In children and adolescents (not infants), hypothyroidism is most often caused by an inflamed thyroid gland. The inflamed gland (thyroiditis) is usually caused by an autoimmune attack or a viral infection.
Hashimoto thyroiditis (also called chronic lymphocytic thyroiditis) is an autoimmune condition. That means the body’s immune system is attacking healthy tissue. The body is making antibodies that are gradually destroying the thyroid gland. The gland becomes chronically inflamed and may eventually fail to make enough thyroid hormone. Hashimoto thyroiditis is rare in infants. Mothers with the disorder worry that their children will be born with it, but that’s unlikely.
Acquired hypothyroidism affects growth and development until puberty. The child grows slowly and has less energy and appetite. Unlike the congenital disorder, the condition doesn’t permanently reduce mental function. Having one autoimmune condition makes the child more likely to develop others. In children with Hashimoto thyroiditis, we watch for other autoimmune conditions, such as arthritis, type 1 diabetes, adrenal insufficiency and vitiligo.
The most obvious symptom is that the child has stopped growing. There are seldom other symptoms to notice. The signs and symptoms vary depending on the child’s age and how much thyroid hormone is missing. They may be mild, moderate or severe. The same symptoms can be due to some other cause in the child’s body or life. The disorder may progress for years until it is diagnosed and treated.
What you notice in children:
What you notice in adolescents:
Some parents and children’s doctors wonder if an overweight child has an underactive thyroid, and they consult an endocrinologist. We see parents concerned about this, notes Donald Zimmerman, MD, head of the Division of Endocrinology (also the Mae and Benjamin Allen Founder's Board Professor in Endocrinology and Professor of Pediatrics at Northwestern University Feinberg School of Medicine). An overweight child may have a higher TSH level (like hyperthyroidism). A child with hypothyroidism may be mildly overweight, but not significantly overweight or obese, explains Dr. Zimmerman.
Hypothyroidism slows the metabolism and activity levels, but the child isn’t very hungry.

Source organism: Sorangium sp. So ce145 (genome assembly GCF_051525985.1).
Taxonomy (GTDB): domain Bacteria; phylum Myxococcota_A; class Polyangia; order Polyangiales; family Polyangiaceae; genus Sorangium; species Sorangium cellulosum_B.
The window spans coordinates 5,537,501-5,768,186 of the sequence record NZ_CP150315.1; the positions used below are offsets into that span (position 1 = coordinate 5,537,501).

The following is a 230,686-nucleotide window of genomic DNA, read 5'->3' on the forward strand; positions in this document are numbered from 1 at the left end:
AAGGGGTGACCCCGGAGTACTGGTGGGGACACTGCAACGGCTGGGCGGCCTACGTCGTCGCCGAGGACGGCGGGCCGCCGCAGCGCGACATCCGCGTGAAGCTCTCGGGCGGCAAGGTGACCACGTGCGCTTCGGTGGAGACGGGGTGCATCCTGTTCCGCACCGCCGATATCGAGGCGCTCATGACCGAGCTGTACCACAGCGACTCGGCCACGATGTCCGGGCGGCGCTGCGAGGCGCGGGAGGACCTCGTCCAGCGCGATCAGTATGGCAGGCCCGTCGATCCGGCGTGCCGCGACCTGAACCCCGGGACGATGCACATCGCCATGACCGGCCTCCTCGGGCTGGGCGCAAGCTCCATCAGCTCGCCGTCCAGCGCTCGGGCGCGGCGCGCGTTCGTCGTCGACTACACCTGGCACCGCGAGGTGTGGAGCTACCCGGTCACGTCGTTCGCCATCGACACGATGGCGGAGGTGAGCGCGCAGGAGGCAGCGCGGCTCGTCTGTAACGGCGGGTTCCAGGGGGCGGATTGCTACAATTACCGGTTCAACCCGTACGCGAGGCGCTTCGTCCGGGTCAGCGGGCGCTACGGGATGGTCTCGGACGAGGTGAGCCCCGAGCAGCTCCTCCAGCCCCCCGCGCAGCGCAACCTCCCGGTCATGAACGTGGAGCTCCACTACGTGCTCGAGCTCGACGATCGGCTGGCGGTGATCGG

How much fat someone has greatly affects how much thyroid-stimulating hormone (TSH) they make. The TSH level is above normal in a child who is overweight, but that’s not due to an underactive thyroid, and hormone replacement won’t help. When someone has a lot of body fat, they have a lot of leptin, which stimulates the body to make TSH. A mildly high TSH level can be an effect, not the cause, of being overweight.
Because the signs and symptoms can be subtle, our pediatric endocrinologist will be very thorough at your initial visit. The doctor gets the medical history, does an exam and decides if a blood test is needed.
To bring the hypothyroidism under control, the doctor prescribes a daily medicine. The medicine replaces the thyroxidine (“T4”) the body isn’t making. The doctor carefully considers the right starting dosage. Treatment continues and is adjusted and monitored throughout life.
Children of the same gender, age and weight need different doses. We find the child’s “normal” level. This dose changes as the child’s height and weight change. The right dose eliminates the signs and symptoms; restores the growth rate to normal for the child’s age; and keeps the blood level of thyroid-stimulating hormone in normal range.
Adequately replacing the hormone is important to prevent learning delays and slow growth. It is important for the child to take the medicine every day.
Your child’s ongoing care includes blood tests to make sure the dose of thyroid hormone is adequate. Check-ups by the primary care provider keep the care plan on track with the child’s growth. Hypothyroidism can lead to anemia, low body temperature and heart failure if it’s not treated. Newborns with hypothyroidism who don’t receive timely treatment become mentally disabled.
Usually, treatment is a daily thyroid hormone tablet. In follow-up visits, we see how the child is developing and growing, judge how the medicine is working and make dose adjustments.
We work with the family to get and keep the child’s dose right. This way, the condition is fully controlled. Symptoms should disappear. The serious effects of low thyroid hormone should improve.
Your doctor at Lurie Children’s is an excellent resource. We’ll guide you to knowledgeable specialists so your child gets timely, expert care to help with issues like speech delays. Our team in the Division of Endocrinology knows that prompt attention helps keep problems small and maximizes your child’s health.
Learn more about thyroiditis by visiting the following physician-recommended websites:
Resources on newborn screening and congenital hypothyroidism: